Opinions about football commentary are by their nature subjective. Except perhaps at the moment. Because right now, there seems pretty universal agreement that the standard of AFL commentary is sadly lacking.
It's no longer a discussion about this caller as opposed to that one. It's about a failure to deliver basic information. Too many mistakes. Too much cliquey and alienating "banter". And a seeming reluctance to remember what the role is supposed to be about.
Where do you start? Well, probably with the fact that a lot of games in season 2021 are being called by commentators who are not even in the same state in which those games are being played.
Radio stations have been trying that on for several seasons now, all in the name of cost-cutting. Last year, because of COVID, television broadcasters were forced to do similarly for games outside Victoria, which of course ended up being the vast bulk of them.
It was understandable. Not so understandable is the networks continuing to do so now state borders have largely been opened up. It's about dollars, not health and safety. Worse, they're continuing to do so without levelling with their audience about from where the games are being called.
But the difference is obvious despite the wilful deception. In so many games outside Melbourne, the calls have sounded as flat as a tack, even the normally over-the-top Brian Taylor on Channel 7 finding it hard to manufacture enthusiasm for a game a thousand or so kilometres away from where he's sitting.
At least the play-by-play callers, though, can see most of what they're supposed to be talking about. I stress most. Because there's been several occasions where off-the-ball free kicks paid have rendered the commentators no more informed than you or I sitting in our lounge rooms. How could they be when, like us, they're not privy to what has just happened?
It's the job of the special comments man which has been rendered most useless by this new fashion of the "remote match call".
In Australian football, more than any other sport, played on a larger field and with more participants per side, the "specials" guys should be concentrating on what's ahead of or behind play. Watching how a key forward slipped away from his opponent, noting the defensive set-ups teams are using behind where the ball is.
And that is an impossible task if you can't see more than a couple of metres of territory either side of the player with the ball in hand.
Some of the issues more and more of the football public find so frustrating, though, were around long before the pandemic struck.
And they're about the sort of self-indulgent by-play many of the commentators often seem pre-occupied by, like we're all worshipping at the temple of their celebrity, and grateful for any completely trivial insight into their allegedly fascinating lives.
It's "theatre" apparently, part of the push towards marketing the game as an alternative form of entertainment rather than a sport in which people passionately follow teams rather than individuals.
I've been told many times by insiders that these sorts of directives about cross-promotion and making the callers as much a part of the action as the players themselves are imposed from on high. I've never understood why. Does all that hamming it up really attract even a single extra viewer? If it's the talk they're tuning in for, they'd be just as well served headed to a radio.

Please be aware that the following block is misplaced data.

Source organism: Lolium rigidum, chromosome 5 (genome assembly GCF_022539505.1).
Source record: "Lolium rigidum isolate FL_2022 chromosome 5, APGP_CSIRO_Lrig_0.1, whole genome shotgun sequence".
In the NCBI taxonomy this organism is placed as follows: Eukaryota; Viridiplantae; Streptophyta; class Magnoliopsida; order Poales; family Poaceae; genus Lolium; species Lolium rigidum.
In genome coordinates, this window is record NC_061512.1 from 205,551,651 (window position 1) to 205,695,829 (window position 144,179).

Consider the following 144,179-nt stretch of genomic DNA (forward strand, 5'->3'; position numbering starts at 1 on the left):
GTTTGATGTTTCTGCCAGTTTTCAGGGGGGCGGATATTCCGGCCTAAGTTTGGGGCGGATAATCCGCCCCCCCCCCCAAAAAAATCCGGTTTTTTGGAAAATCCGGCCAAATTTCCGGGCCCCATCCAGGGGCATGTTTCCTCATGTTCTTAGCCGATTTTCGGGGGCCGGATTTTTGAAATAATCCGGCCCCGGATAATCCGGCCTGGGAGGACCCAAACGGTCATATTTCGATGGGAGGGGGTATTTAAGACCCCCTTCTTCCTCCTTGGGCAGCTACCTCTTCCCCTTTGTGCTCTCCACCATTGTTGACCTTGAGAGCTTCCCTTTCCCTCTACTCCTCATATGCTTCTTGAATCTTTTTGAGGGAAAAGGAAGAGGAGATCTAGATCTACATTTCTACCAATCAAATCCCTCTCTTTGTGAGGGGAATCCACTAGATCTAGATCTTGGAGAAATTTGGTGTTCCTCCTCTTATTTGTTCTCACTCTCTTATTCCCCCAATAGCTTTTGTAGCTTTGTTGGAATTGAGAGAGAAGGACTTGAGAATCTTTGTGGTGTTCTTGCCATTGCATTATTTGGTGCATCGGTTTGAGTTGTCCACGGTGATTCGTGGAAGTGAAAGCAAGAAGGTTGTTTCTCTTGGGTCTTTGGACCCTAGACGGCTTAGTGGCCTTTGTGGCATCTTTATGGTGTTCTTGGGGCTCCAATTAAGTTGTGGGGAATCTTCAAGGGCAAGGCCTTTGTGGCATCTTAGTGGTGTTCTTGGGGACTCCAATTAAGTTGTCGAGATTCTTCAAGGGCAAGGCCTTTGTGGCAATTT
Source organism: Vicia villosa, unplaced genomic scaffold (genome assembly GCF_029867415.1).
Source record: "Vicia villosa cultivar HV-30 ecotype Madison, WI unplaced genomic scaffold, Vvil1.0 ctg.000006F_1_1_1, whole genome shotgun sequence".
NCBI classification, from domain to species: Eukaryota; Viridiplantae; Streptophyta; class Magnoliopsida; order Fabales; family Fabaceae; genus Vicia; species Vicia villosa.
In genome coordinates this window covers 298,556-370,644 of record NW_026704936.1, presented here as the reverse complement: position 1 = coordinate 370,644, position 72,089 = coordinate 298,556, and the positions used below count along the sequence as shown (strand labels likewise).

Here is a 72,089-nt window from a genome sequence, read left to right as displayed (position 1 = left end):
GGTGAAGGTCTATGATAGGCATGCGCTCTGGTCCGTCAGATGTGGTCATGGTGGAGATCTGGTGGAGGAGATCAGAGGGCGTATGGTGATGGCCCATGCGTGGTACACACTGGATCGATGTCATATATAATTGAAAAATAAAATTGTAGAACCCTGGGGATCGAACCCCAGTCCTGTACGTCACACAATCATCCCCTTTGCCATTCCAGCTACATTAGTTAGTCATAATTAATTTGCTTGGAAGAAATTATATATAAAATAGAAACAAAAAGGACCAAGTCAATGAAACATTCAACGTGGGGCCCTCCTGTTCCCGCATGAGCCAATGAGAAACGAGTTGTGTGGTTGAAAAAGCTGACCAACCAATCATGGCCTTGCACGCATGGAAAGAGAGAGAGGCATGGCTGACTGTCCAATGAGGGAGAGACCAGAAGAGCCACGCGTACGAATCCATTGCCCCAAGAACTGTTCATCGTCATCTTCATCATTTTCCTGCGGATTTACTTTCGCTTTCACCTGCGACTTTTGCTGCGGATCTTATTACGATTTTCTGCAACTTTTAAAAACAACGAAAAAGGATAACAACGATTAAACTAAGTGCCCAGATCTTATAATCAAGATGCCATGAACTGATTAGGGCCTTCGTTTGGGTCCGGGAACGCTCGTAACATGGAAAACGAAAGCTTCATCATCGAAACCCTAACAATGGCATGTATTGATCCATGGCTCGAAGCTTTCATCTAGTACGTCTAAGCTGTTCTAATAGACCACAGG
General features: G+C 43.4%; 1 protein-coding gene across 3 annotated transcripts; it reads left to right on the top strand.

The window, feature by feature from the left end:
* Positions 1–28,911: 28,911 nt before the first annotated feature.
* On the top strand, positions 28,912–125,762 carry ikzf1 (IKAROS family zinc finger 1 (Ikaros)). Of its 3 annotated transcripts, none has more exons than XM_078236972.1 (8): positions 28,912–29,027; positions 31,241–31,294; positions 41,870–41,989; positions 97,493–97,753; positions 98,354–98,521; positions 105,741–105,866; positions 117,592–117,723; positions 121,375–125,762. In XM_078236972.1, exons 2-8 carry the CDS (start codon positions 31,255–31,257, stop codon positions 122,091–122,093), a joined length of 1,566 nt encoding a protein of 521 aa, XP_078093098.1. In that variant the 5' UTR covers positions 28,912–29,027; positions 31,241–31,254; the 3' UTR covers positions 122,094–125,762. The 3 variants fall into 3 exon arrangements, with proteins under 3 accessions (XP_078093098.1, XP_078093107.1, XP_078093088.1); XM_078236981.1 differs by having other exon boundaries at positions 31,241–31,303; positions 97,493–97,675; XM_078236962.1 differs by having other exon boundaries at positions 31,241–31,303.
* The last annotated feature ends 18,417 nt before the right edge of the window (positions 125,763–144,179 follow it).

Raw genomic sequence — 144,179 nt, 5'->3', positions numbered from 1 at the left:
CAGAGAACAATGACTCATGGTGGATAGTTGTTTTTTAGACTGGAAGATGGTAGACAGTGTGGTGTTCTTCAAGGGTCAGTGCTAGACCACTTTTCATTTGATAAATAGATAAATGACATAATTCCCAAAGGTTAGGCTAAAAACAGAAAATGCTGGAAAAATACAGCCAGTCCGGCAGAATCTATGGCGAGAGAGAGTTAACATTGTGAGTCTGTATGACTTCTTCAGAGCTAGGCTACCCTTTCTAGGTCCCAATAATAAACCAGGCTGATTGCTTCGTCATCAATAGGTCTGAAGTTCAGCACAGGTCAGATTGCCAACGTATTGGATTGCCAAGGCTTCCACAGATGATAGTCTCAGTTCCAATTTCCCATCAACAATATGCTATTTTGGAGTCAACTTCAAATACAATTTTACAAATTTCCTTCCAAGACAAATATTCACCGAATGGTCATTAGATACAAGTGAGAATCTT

The only purpose it ever appears to serve, if unintentionally, is annoying the hell out of the rusted-on fans who the networks know have no alternative if they want to actually watch a game.
What it leads to, however, is commentators talking about themselves and each other instead of the game unfolding in front of them. Quite apart from their own idiosyncrasies.
Like Luke Darcy, a Triple M radio stalwart, continually lapsing into the dialogue you'd expect to hear from the guy driving the "Black Thunder" prize van on the breakfast show in the 1980s. There are lines about the boundary riders being "all over it" (read finding out news on injuries), this star or that "tearing it to shreds" (playing well) or players "getting around him" (congratulating a teammate).
Co-caller James Brayshaw seems inordinately obsessed with which private school Player X hails from, though there never appears nearly the same level of interest when that player has come from the local high school or suburban football club.
Watch any game from 20 years ago and you realise just how dramatic the change has been.
Most of all, you can't miss the fact that as the likes of professional sports callers like Dennis Cometti and Bruce McAvaney give it away, they are inevitably replaced by former players far shorter on calling experience - the cult of celebrity apparently more value than professionalism. Watch any game from 20 years ago and you realise just how dramatic the change has been. The big moments were always handled superbly, reverentially, and helped create the sense of occasion.
Nowadays, the most memorable thing about the description of those moments is just as likely to be the decibel level at which they were shouted as much as what was happening. And now, it seems, we can't count even on them being described by people who are actually there.